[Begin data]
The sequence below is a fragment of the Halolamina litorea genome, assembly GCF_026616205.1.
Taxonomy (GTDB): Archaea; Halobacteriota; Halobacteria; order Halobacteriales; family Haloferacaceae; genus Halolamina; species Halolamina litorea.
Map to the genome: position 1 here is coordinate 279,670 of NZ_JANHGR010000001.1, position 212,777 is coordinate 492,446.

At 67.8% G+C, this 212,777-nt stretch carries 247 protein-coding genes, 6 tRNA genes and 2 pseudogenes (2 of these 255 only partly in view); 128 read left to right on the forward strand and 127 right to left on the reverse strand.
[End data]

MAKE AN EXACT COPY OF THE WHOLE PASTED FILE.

The sequence below is a fragment of the Halolamina litorea genome, assembly GCF_026616205.1.
Taxonomy (GTDB): Archaea; Halobacteriota; Halobacteria; order Halobacteriales; family Haloferacaceae; genus Halolamina; species Halolamina litorea.
Map to the genome: position 1 here is coordinate 279,670 of NZ_JANHGR010000001.1, position 212,777 is coordinate 492,446.

At 67.8% G+C, this 212,777-nt stretch carries 247 protein-coding genes, 6 tRNA genes and 2 pseudogenes (2 of these 255 only partly in view); 128 read left to right on the forward strand and 127 right to left on the reverse strand.